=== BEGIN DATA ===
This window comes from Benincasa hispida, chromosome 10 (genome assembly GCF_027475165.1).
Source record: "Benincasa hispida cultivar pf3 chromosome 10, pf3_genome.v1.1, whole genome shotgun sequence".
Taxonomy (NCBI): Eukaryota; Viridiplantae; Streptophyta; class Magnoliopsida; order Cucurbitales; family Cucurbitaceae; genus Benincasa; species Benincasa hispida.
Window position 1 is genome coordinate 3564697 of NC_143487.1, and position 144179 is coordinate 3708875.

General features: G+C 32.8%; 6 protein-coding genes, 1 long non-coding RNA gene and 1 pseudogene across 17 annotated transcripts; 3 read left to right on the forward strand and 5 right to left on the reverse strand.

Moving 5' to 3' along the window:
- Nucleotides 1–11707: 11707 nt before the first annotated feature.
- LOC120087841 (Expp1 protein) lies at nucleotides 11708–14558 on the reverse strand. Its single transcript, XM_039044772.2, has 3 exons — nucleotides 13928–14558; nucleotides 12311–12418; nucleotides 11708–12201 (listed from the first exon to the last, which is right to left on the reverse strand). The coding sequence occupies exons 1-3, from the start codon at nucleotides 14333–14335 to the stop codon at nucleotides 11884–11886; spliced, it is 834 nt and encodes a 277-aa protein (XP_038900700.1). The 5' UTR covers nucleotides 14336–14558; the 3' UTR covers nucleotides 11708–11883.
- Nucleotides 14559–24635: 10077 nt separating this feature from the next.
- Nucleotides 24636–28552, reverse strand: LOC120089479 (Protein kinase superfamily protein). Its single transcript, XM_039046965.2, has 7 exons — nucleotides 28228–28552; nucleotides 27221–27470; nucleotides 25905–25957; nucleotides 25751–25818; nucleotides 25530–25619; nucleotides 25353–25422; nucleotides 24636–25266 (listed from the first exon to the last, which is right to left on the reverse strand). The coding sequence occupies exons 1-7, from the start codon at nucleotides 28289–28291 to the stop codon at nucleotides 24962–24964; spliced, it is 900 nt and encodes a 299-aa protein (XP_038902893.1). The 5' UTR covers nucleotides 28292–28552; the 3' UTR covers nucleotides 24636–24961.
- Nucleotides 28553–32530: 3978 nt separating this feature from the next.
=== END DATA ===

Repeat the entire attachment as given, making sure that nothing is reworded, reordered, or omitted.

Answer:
This window comes from Benincasa hispida, chromosome 10 (genome assembly GCF_027475165.1).
Source record: "Benincasa hispida cultivar pf3 chromosome 10, pf3_genome.v1.1, whole genome shotgun sequence".
Taxonomy (NCBI): Eukaryota; Viridiplantae; Streptophyta; class Magnoliopsida; order Cucurbitales; family Cucurbitaceae; genus Benincasa; species Benincasa hispida.
Window position 1 is genome coordinate 3564697 of NC_143487.1, and position 144179 is coordinate 3708875.

General features: G+C 32.8%; 6 protein-coding genes, 1 long non-coding RNA gene and 1 pseudogene across 17 annotated transcripts; 3 read left to right on the forward strand and 5 right to left on the reverse strand.

Moving 5' to 3' along the window:
- Nucleotides 1–11707: 11707 nt before the first annotated feature.
- LOC120087841 (Expp1 protein) lies at nucleotides 11708–14558 on the reverse strand. Its single transcript, XM_039044772.2, has 3 exons — nucleotides 13928–14558; nucleotides 12311–12418; nucleotides 11708–12201 (listed from the first exon to the last, which is right to left on the reverse strand). The coding sequence occupies exons 1-3, from the start codon at nucleotides 14333–14335 to the stop codon at nucleotides 11884–11886; spliced, it is 834 nt and encodes a 277-aa protein (XP_038900700.1). The 5' UTR covers nucleotides 14336–14558; the 3' UTR covers nucleotides 11708–11883.
- Nucleotides 14559–24635: 10077 nt separating this feature from the next.
- Nucleotides 24636–28552, reverse strand: LOC120089479 (Protein kinase superfamily protein). Its single transcript, XM_039046965.2, has 7 exons — nucleotides 28228–28552; nucleotides 27221–27470; nucleotides 25905–25957; nucleotides 25751–25818; nucleotides 25530–25619; nucleotides 25353–25422; nucleotides 24636–25266 (listed from the first exon to the last, which is right to left on the reverse strand). The coding sequence occupies exons 1-7, from the start codon at nucleotides 28289–28291 to the stop codon at nucleotides 24962–24964; spliced, it is 900 nt and encodes a 299-aa protein (XP_038902893.1). The 5' UTR covers nucleotides 28292–28552; the 3' UTR covers nucleotides 24636–24961.
- Nucleotides 28553–32530: 3978 nt separating this feature from the next.